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So far, the USGA's Mike Davis likes what he sees at Pinehurst No. 2

By Dave Shedloski

loop-mike-davis-300.jpgPINEHURST, N.C. -- Mike Davis stood behind the massive clubhouse at Pinehurst Resort Monday morning, looked down the first fairway of the No. 2 course, then turned his head towards the 18th green and smiled. 

The USGA executive director (right) liked what he saw of the layout that will host the U.S. Open and U.S. Women's Open in back-to-back weeks starting Thursday. Patches of brown were woven into the green tapestry of the Donald Ross gem, and not a blade of primary rough could be found after the well-chronicled renovation by Ben Crenshaw and Bill Coore replaced the outer playing areas with sand and native vegetation.

"If you think about it, it's looking back to the past but it's looking forward to the future, too," said Davis, who is in charge of the setup of the championship course and is a proponent of firm, fast course conditions not only for the playability reasons but the ancillary benefits of less irrigation and maintenance costs.

Mind you, right now Davis is focused on the present, finding the No. 2 course in as good a shape as he could have hoped. But with thunderstorms in the forecast nearly every day this week, the conditions could easily change. On the plus side, firm greens will become more receptive with rain. Yet the par-70 course, which measures 7,562 yards for the men, risks playing exceedingly long into Pinehurst's tiny, testy putting surfaces.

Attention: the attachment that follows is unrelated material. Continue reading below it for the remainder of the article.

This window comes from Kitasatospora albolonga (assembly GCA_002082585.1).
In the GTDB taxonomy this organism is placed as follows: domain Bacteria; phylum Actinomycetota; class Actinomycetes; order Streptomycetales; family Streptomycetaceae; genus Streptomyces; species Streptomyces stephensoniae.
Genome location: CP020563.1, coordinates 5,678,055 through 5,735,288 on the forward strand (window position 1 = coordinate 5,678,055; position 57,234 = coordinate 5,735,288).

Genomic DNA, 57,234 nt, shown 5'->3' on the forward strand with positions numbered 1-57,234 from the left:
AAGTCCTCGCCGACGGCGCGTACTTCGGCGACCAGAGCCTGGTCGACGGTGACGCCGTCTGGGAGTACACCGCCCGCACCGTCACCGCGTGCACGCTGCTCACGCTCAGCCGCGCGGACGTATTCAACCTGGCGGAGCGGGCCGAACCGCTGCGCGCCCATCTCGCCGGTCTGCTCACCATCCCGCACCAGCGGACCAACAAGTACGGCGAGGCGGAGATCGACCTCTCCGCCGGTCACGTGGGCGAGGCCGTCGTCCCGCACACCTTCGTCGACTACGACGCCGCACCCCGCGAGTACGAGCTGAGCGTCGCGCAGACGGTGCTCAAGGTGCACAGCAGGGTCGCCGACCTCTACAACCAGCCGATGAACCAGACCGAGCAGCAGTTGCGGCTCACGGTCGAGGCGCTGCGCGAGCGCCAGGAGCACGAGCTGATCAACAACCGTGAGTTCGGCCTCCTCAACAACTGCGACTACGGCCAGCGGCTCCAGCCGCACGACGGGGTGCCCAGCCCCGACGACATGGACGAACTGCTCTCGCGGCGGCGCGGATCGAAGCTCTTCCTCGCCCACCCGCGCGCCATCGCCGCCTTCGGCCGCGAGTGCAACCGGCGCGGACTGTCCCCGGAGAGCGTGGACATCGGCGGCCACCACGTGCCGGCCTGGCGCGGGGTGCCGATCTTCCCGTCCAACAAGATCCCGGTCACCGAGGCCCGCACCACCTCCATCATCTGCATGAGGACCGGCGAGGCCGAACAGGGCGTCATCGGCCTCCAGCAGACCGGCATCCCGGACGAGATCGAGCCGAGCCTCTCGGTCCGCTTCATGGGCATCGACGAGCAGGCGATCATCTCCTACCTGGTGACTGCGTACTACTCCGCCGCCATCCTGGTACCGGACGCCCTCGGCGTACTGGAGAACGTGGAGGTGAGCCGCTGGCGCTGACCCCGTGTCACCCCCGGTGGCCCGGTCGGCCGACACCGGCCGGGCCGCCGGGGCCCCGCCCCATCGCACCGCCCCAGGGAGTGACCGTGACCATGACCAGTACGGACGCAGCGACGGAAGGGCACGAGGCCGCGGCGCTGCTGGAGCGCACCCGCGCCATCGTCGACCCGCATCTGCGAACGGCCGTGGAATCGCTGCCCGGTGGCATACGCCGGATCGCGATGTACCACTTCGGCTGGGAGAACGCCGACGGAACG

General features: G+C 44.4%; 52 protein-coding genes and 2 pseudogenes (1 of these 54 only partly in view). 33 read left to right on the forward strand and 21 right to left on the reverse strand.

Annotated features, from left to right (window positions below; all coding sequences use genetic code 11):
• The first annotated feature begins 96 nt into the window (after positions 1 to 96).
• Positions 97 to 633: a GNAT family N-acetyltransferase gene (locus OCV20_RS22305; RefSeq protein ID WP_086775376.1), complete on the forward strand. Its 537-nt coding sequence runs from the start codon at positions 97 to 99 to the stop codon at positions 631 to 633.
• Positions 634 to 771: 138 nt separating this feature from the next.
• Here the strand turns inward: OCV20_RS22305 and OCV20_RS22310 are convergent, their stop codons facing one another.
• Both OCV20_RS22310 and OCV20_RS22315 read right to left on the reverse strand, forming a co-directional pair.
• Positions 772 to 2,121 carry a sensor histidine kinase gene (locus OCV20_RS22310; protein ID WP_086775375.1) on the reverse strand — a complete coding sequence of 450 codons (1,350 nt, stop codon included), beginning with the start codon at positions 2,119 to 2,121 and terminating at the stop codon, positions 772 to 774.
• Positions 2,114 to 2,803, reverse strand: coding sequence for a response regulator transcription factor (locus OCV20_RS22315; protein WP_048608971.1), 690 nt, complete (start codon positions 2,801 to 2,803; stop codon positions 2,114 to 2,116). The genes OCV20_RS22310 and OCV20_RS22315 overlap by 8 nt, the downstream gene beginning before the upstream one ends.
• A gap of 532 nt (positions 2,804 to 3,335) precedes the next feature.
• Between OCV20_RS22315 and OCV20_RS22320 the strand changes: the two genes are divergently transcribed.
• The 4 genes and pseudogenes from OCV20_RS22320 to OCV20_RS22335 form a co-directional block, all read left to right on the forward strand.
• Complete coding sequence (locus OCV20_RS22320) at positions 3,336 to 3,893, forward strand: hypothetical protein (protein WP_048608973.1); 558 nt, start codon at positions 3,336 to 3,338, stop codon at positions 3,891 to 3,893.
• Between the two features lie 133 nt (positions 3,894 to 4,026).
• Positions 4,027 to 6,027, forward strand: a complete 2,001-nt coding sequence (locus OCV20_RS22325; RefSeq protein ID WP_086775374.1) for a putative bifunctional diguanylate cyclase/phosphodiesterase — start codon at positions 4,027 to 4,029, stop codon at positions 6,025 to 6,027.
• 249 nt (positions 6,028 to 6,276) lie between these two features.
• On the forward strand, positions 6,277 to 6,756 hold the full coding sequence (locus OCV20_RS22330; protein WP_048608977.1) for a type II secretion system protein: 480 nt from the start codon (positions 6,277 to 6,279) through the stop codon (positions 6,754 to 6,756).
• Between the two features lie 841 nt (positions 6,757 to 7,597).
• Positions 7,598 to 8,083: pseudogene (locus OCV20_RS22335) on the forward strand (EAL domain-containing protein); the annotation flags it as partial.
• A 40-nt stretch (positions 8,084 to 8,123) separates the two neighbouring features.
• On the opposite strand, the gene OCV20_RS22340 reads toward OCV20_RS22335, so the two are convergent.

Then again, this is the Sandhills, which means good drainage. In any event, if the tournament started today, Davis would be satisfied with the conditions.

That said, it's hard to know what the USGA totally has up its sleeve yet. Just look at what's happened to the sixth hole, a par 3 measuring up to 219 yards. Or at least it did until a new teeing ground was added a few weeks ago that increases the yardage to 240.

The new tee will be used two of the four championship rounds, Davis said. When the resort bulldozed an old bathroom back of the sixth tee, Davis seized the opportunity to use the new space. "It gives us a lot more flexibility," he said. "And we get one par 3 where the players have to hit a long iron or even a hybrid. If you go back and look at 1999 and 2005, they were using just about the same clubs on all four holes in all four rounds. This gets us to where we can really mix up the yardages."

Anything to make it more interesting.

 
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